Doing it old school


As you can see from this week’s picture, I have been making caramels. I remember homemade treats like this from my youth; I had a grandmother who was frequently made fudge and rum balls and did interesting things with coconut at a time when coconut was not a popular ingredient.

As I sit here with a smooth buttery confection melting in my mouth, I can’t help but wonder why I never made these before. They are cheaper, tastier, and have none of the preservatives that the store bought versions include; and although candy has a reputation for being notoriously difficult to make, these were actually very simple to mix together.  (The recipe is included at the end of this article – it does contain sugar so please don’t eat more than you should!)

As I was mixing these up I started thinking about all of the other things that people no longer make from scratch that were probably cheaper, healthier and more effective in the Victorian era and I realized something – recycling is not a new concept, it is a new word for an old concept.

Think about it – Victorians saved and reused, or repurposed just about everything. They made cleaning supplies by soaking citrus peel in vinegar; they made quilts and rugs from clothing so worn they were little more than rags; they soaked soiled lace doilies in used coffee grounds to turn them an ecru color to hide the stains; women on the Prairies even unstitched their faded cotton dresses and re-sewed them inside out to get more wear out of them.  The list goes on.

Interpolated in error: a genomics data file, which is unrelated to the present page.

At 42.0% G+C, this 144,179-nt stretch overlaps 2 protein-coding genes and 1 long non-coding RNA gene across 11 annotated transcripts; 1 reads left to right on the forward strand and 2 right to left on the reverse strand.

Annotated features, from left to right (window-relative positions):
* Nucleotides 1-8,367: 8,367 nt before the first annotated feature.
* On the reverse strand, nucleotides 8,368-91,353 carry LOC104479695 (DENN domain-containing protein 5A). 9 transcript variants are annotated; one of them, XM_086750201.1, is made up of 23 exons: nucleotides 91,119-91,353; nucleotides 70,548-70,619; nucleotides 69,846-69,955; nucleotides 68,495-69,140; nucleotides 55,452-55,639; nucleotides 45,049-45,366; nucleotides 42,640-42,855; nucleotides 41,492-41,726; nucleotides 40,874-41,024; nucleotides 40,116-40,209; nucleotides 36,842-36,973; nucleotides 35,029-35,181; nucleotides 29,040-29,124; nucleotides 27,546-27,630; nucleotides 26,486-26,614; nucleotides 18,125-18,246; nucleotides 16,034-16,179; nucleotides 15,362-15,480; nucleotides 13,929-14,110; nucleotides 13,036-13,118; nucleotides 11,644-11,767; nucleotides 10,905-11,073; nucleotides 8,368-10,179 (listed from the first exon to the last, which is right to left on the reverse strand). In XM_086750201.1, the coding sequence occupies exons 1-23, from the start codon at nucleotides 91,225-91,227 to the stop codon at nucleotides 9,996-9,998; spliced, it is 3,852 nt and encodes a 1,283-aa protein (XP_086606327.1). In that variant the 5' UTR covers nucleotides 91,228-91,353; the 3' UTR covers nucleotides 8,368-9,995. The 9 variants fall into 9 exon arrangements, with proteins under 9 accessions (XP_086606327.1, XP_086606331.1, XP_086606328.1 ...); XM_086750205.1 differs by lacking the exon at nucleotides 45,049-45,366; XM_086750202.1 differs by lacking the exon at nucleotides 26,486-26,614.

All of these things were either free or very low cost and people lived entire lives with very little money at all. Today virtually everything we do and everything we consume requires money.

When did convenience become more important than conservation? Where did all of that ingenuity go? At what point will the pendulum start to shift back the other way so that people can enjoy a simpler higher quality life by consuming less?

They say you can never go back, and I accept that. But introducing as many healthy environmentally friendly home made things as I can into my life just makes sense to me. In the coming weeks I will share an idea now and again (and maybe tell you about a few of my funnier failures depending how it goes!)



Home Made Caramels:

  • 1½ sticks butter
  • ½ cup sugar
  • 3 tablespoons light corn syrup
  • 14 oz (one can) sweetened condensed milkPour into an 8” square foil lined baking dish. Let cool completely before cutting into bite size pieces and wrapping them in waxed paper. (I actually put the pan in the fridge overnight and then let the caramel warm back up to room temperature before cutting it up).
  • Melt the butter and sugar together over medium heat. Add the corn syrup and condensed milk and bring to a boil. Stir constantly for 15 minutes until the mixture is a rich golden color.

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